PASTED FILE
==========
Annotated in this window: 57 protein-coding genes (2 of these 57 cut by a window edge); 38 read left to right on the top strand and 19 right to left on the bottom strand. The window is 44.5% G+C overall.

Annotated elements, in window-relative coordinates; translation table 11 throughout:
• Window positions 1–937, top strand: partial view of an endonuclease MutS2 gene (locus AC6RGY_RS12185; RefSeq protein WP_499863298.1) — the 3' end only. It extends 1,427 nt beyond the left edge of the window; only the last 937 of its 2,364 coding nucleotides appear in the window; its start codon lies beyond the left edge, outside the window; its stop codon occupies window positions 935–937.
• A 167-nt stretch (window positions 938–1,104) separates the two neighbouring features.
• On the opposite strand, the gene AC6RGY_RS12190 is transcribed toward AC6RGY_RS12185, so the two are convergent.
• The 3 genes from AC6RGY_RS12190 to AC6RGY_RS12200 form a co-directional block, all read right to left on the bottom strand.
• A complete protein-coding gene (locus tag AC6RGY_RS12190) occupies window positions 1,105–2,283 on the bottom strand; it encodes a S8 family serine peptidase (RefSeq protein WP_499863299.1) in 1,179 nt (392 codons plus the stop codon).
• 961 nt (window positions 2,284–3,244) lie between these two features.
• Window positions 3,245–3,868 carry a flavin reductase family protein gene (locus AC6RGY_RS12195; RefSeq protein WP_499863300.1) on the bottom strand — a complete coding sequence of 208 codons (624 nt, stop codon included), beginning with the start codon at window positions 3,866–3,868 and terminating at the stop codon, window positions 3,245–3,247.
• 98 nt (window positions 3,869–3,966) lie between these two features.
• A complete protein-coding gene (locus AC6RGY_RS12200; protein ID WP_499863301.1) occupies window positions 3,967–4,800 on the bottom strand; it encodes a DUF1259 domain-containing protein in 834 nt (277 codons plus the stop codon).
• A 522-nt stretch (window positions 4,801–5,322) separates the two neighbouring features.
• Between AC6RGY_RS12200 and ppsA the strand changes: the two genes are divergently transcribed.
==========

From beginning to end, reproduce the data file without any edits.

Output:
Annotated in this window: 57 protein-coding genes (2 of these 57 cut by a window edge); 38 read left to right on the top strand and 19 right to left on the bottom strand. The window is 44.5% G+C overall.

Annotated elements, in window-relative coordinates; translation table 11 throughout:
• Window positions 1–937, top strand: partial view of an endonuclease MutS2 gene (locus AC6RGY_RS12185; RefSeq protein WP_499863298.1) — the 3' end only. It extends 1,427 nt beyond the left edge of the window; only the last 937 of its 2,364 coding nucleotides appear in the window; its start codon lies beyond the left edge, outside the window; its stop codon occupies window positions 935–937.
• A 167-nt stretch (window positions 938–1,104) separates the two neighbouring features.
• On the opposite strand, the gene AC6RGY_RS12190 is transcribed toward AC6RGY_RS12185, so the two are convergent.
• The 3 genes from AC6RGY_RS12190 to AC6RGY_RS12200 form a co-directional block, all read right to left on the bottom strand.
• A complete protein-coding gene (locus tag AC6RGY_RS12190) occupies window positions 1,105–2,283 on the bottom strand; it encodes a S8 family serine peptidase (RefSeq protein WP_499863299.1) in 1,179 nt (392 codons plus the stop codon).
• 961 nt (window positions 2,284–3,244) lie between these two features.
• Window positions 3,245–3,868 carry a flavin reductase family protein gene (locus AC6RGY_RS12195; RefSeq protein WP_499863300.1) on the bottom strand — a complete coding sequence of 208 codons (624 nt, stop codon included), beginning with the start codon at window positions 3,866–3,868 and terminating at the stop codon, window positions 3,245–3,247.
• 98 nt (window positions 3,869–3,966) lie between these two features.
• A complete protein-coding gene (locus AC6RGY_RS12200; protein ID WP_499863301.1) occupies window positions 3,967–4,800 on the bottom strand; it encodes a DUF1259 domain-containing protein in 834 nt (277 codons plus the stop codon).
• A 522-nt stretch (window positions 4,801–5,322) separates the two neighbouring features.
• Between AC6RGY_RS12200 and ppsA the strand changes: the two genes are divergently transcribed.